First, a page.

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Luba Krugman Gurdus portfolio

Identifier: 2019-008-h-r

Scope and Contents

The sixteen 10' x14' lithographs reflect Luba Krugman-Gurdus's six years of the Holocaust in ghettos and Majdanek concentration camp. The portfolio includes a heartrending introduction and text, describing the lithographs, printed in sepia on heavy tan sheets. The original art works of Gurdus is widely exhibited in the United States and Israel, in public institutions and private collections. The sixteen works, selected for the portfolio, traveled to the American Jewish Congress, throughout the United States, and now part of the permanent collection of Yad Vashem in Jerusalem.


  • 1949 - 1949


1 Item

Language of Materials



The portfolio of lithographs reflect the indelible impressions of an artist and witness who survived six years of the Holocaust in ghettos and camps of Poland.

Immediate Source of Acquisition

Gift of Deborah Rosenthal Zimmerman. In memory of Rabbi and Mrs. Norbert L. Rosenthal


Luba Krugman was born on August 1, 1914, in Bialystok, Poland, to Jewish parents, Tewja and Anna Krugman. The family settled in Warsaw. In 1930, she attended art school in Lausanne, Switzerland. The next year, she went to Berlin, Germany, to study at the Academy of Fine Arts and Reimannschule for Applied Art. Hitler came to power in Germany in 1933, and that year Luba returned to Warsaw. Luba was an editor and illustrator at Bluszek Publishing. She married Jacob Gurdus in 1935. She began working Stybel Publishing, owned by her brother-in-law Abraham Joseph Stybel. Luba and Jacob had a son, Robert Michael, born on August 24, 1938, in Warsaw.

On September 1, 1939, Nazi Germany invaded Poland. Warsaw was occupied on the 29th. On November 23, Jews were required to wear white armbands with blue Stars of David to separate them from the general population. Schools were closed, property confiscated, and Jewish males were conscripted for forced labor. Luba and her family and all the city’s Jews were confined to a walled in ghetto in fall 1939. Food was scarce and disease was widespread. By December 1941, Luba and her son had gone to Brody Male near Lublin, and then to Zwierzyniec. Her son died of diphtheria on September 12, 1942. Luba’s parents also died. Luba was interned at Majdanek concentration camp.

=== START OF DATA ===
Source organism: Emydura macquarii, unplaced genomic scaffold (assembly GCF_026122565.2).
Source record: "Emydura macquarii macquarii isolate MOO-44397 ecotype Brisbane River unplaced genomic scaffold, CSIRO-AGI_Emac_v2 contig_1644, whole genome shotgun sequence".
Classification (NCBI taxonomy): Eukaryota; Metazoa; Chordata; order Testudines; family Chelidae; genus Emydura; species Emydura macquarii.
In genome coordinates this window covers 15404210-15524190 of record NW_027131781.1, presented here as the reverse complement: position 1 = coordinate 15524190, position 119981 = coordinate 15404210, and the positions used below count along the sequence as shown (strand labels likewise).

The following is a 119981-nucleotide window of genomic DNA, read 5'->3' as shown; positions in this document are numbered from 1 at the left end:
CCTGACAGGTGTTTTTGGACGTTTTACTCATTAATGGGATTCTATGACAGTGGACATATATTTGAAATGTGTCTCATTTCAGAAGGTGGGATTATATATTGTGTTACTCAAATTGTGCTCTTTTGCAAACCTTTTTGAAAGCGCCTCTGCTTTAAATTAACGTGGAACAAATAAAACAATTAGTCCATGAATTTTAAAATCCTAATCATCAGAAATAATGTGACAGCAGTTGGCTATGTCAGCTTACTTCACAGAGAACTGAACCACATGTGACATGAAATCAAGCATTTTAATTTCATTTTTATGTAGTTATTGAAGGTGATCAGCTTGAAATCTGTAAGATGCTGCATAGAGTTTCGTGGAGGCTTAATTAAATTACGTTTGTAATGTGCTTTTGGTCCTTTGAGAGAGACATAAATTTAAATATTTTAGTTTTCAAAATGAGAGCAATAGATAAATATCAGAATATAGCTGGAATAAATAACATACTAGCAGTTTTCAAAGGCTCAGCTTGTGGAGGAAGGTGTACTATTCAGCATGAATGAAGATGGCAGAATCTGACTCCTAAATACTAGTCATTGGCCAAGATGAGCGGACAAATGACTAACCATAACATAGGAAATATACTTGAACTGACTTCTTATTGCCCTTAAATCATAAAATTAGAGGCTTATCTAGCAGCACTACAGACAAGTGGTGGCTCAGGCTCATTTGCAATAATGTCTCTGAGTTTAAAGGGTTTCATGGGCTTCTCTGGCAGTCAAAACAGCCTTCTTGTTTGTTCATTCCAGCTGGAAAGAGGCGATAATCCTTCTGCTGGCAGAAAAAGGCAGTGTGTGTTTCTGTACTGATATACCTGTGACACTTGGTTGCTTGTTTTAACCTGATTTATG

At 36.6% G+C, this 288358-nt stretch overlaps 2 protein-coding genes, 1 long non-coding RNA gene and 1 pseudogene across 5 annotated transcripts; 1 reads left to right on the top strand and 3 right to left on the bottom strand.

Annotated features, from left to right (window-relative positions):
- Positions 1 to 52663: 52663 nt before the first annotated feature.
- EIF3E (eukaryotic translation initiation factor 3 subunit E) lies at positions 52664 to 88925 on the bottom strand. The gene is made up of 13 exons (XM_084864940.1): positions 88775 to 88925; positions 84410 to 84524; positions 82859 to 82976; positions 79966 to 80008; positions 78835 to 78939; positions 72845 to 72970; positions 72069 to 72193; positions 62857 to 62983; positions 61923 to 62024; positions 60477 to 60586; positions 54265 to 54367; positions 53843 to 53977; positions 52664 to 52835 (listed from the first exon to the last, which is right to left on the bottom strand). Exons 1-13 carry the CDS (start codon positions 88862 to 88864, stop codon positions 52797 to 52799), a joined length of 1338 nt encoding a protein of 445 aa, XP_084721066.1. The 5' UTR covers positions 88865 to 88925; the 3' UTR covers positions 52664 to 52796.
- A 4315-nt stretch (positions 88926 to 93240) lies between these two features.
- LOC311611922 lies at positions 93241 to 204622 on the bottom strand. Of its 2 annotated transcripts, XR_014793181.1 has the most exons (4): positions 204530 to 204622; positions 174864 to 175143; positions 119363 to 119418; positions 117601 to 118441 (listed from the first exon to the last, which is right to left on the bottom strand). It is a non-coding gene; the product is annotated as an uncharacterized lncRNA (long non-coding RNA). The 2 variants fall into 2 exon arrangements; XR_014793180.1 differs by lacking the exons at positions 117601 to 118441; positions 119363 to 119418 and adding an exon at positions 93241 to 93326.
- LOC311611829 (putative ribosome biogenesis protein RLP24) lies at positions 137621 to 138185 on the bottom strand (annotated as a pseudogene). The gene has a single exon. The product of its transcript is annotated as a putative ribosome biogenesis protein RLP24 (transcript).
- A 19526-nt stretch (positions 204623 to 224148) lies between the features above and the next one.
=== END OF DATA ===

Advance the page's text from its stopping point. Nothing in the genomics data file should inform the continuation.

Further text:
The war ended in May 1945. Luba and her younger sister Mira emigrated to Palestine in 1946. Luba worked for Yedioth Publications and established a woman’s magazine, L’Ischa. She resumed her art career and created a series of drawings about her Holocaust experiences which were exhibited in Israel and, later, the United States. In 1948, she left for New York on the Marine Carp, arriving on January 7. She rejoined Stybel Publishing. She had been separated during the war from her husband Jacob, who had served in a Jewish Unit of the British Eighth Army. Luba received a doctorate in art history from New York University in 1962 and later joined the Research department of the Frick Art Library. In 1978, she published “The Death Train” an illustrated account of her experiences. Luba, 97, died on December 6, 2011.

Physical Description

This item is in good condition.
Finding Aid for They didn't live to see
Tiana Taliep
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Describing Archives: A Content Standard
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Repository Details

Part of the Oskar Schindler Archives Repository